We asked the Education World Tech and Teacher Teams: What is your favorite new (or newly discovered) teaching tool? This is what they said.
"My favorite new teaching and learning tool is my iPad," Nik Peachey told Education World. "I think it's really wonderful, and I expect that it will open up many more opportunities for the use of technology both inside and outside the classroom."
"My favorite teaching tool is the Flip Video Camera," Janice Friesen said. "These cameras are not too expensive (for a video camera); they're easy to use; and they create quality video that's pretty easy to edit."
Editor's Note: While the Flip Video Camera is no longer available, some alternatives are listed here.
"I've used Twitter, a social networking site, to connect with teachers around the world for the last two years, especially with those teachers who work with elementary-aged students. Recently, I learned about TweetDeck, a Twitter application that allows users to separate tweets or message by hash tags. Hash tags (#) are connected to the area of interests -- such as #edchat or #elemchat -- and help people follow a thread or conversation on a certain topic.
"For example, #edchat is a group of educators that meets online on Tuesdays to chat about a topic voted on by the group. Recent topics have included mentoring new teachers, education reform, building classroom community and social media. A smaller group of elementary educators meets on Thursdays to chat about such topics as blogging with students, project based learning, differentiation, and preparing for the new school year. This group also selects topics each week and uses the tag #elemchat.
"Twitter is a terrific way for me to collaborate with educators who have the same interests as I have," Kreul noted, "but at the same time, participating in this professional learning community has encouraged me to expand my teaching ideas, strategies and philosophy. Tweet Deck helps me better organize chat streams according to discussion topics, professional conferences and organizations, and so on. I even can follow tweets about my favorite football team using the hash tag #gopackgo! Both Twitter and Tweet Deck are free, and they work together seamlessly.
"I've also begun to use Drop Box, which is a free application that allows users to store, update and share files online," Kreul added. "I can work from any laptop, desktop, or portable device (such as an iPod); pull up a file; work on it; and then save it back using Drop Box. The application makes it simple to work on school files from school, or from home, or from anywhere in between."
Cossondra George also recommended two new tools, saying, "My favorite new tool is a document camera. I acquired one through a grant program toward the end of the last school year, and it changed my teaching dramatically. I look forward to finding more ways to integrate it into my teaching. I love the flexibility the camera gives me to show sequential math steps when solving problems and graphing equations. Students also are less intimidated when working with the camera. It gives them the confidence to 'teach' and share with their classmates.
"I also love my iPod and dock for sharing movies and music with students," George noted. "I easily can show clips or entire videos, or just use music to enhance a lesson or mood in the classroom."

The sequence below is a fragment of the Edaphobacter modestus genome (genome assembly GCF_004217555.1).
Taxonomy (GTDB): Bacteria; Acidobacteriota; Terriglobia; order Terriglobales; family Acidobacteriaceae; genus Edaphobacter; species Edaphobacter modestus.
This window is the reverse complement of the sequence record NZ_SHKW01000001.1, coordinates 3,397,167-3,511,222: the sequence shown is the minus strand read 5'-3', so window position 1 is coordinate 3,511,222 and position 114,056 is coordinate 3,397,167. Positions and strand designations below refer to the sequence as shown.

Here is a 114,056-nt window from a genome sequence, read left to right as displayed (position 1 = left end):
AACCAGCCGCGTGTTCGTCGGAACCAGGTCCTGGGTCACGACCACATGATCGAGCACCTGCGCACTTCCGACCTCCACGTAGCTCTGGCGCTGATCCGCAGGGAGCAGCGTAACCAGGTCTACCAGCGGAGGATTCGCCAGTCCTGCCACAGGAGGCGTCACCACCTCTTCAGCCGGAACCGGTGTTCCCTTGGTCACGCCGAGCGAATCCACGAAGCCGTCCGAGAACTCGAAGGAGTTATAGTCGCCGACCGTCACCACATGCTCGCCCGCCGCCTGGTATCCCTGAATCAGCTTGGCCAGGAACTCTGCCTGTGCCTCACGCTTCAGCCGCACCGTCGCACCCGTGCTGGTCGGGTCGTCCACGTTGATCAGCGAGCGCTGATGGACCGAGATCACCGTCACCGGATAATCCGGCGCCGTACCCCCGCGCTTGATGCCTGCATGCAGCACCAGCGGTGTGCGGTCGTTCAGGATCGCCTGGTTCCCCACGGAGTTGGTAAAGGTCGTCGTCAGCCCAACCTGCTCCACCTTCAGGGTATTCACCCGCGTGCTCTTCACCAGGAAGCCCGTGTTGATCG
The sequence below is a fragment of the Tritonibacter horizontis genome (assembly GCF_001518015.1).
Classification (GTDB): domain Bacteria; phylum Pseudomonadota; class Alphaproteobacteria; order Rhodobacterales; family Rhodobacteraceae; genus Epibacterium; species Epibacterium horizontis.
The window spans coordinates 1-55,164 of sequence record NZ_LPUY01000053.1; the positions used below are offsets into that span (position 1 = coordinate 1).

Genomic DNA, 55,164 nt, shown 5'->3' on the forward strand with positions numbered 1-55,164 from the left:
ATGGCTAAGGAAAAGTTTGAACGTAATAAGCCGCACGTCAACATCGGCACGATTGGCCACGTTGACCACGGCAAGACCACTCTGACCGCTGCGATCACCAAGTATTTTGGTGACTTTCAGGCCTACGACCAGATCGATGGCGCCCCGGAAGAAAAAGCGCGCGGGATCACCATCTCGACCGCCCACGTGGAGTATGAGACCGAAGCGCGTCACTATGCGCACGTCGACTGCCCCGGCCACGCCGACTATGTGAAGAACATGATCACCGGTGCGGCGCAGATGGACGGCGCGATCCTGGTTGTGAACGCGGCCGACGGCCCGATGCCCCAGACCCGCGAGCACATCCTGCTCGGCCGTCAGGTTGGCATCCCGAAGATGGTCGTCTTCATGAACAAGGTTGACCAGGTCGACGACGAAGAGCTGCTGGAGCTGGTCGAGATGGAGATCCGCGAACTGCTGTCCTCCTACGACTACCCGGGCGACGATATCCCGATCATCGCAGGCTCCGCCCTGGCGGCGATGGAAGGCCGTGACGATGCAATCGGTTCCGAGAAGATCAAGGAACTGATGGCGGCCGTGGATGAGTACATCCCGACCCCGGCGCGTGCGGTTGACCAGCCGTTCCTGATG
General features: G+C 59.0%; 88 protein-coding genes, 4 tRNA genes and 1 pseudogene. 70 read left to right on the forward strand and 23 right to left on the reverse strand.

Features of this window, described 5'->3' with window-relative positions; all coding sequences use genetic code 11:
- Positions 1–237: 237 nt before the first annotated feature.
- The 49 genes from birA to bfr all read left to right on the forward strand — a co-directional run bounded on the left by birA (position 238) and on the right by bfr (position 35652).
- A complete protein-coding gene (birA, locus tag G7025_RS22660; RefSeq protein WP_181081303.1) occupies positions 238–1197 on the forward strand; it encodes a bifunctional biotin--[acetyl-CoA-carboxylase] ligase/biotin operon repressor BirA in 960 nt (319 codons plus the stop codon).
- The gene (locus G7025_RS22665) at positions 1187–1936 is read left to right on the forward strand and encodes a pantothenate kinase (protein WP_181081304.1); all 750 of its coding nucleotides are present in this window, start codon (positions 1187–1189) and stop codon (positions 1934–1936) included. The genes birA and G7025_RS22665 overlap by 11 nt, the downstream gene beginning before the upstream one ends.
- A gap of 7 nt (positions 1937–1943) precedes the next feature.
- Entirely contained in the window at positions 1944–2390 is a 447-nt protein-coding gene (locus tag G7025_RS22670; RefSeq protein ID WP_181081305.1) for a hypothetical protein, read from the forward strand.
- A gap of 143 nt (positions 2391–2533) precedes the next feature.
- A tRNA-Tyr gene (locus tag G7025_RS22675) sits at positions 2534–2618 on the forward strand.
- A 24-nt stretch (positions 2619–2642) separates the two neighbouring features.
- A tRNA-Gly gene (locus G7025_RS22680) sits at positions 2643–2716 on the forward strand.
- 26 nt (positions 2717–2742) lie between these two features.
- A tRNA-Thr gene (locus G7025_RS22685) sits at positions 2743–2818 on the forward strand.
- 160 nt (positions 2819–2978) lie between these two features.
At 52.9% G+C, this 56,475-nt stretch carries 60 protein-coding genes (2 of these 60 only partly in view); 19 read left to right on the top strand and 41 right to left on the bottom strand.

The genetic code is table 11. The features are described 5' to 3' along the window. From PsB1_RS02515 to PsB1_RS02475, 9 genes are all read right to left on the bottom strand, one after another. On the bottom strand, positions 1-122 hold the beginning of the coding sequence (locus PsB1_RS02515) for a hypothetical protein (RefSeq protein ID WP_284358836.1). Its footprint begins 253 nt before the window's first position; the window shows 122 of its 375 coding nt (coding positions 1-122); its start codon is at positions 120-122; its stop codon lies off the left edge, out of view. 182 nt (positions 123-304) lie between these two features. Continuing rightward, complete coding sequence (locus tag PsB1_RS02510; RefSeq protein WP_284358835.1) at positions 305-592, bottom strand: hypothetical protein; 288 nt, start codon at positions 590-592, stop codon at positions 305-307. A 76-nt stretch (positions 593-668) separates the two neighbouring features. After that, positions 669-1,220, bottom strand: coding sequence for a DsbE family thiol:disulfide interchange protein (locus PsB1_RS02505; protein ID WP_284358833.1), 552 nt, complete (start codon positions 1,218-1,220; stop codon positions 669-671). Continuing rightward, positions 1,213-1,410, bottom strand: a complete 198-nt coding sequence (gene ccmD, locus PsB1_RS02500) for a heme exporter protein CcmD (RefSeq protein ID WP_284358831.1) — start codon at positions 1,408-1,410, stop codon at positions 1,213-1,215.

Shelley Whitman told Ed World, "I like the English Companion Ning, written by Jim Burke. I go there often for great new ideas in my field and for support when I'm stuck for one more way to teach poetry. I've found the site to be influential in my teaching career and I expect other language arts educators would benefit from becoming members here as well. I particularly like the Book Club because the books almost always are devoted to the craft."
Steve Katz recommended Pages (from Apple). Pages is both "a streamlined word processor and an easy-to-use page layout tool."
"Last winter," Doug Johnson noted, "we gave all our staff members GoogleApps for Education accounts; this year, all our students are getting accounts as well. Those tools, I am convinced, will lead to higher levels of communication and collaboration between students and staff, staff and parents, and among students. And the price is right -- they're free! A growing number of marvelous teaching resources related to GoogleApps for Education are available online as well. I also use GoogleApps professionally."
"One of the things I want to do this year," said Shawn McGirr, "is to integrate more technology into my classes in order to provide students with better feedback on assessments. I plan on using the CPS Pulse pads (student response devices or clickers) to check what kids know along the way, as well as what they know at the end of the unit. The software also will let me compose a question while I'm teaching a lesson, so I can see if the class is struggling in an area.
"I also want to better use Glogster this year. I gave it a spin second semester last year with mixed results. I see the potential for the tool, but as with the first time for many things, I need to refine how I'm going to use it with students.
"I'm also going to try a document camera this year. I can take student examples and slide them under the camera, and I can point the camera at myself or a student and record the video for later use, or for the student's project use. I think it can add immediacy and relevancy to my lessons."
Article provided by Linda Starr
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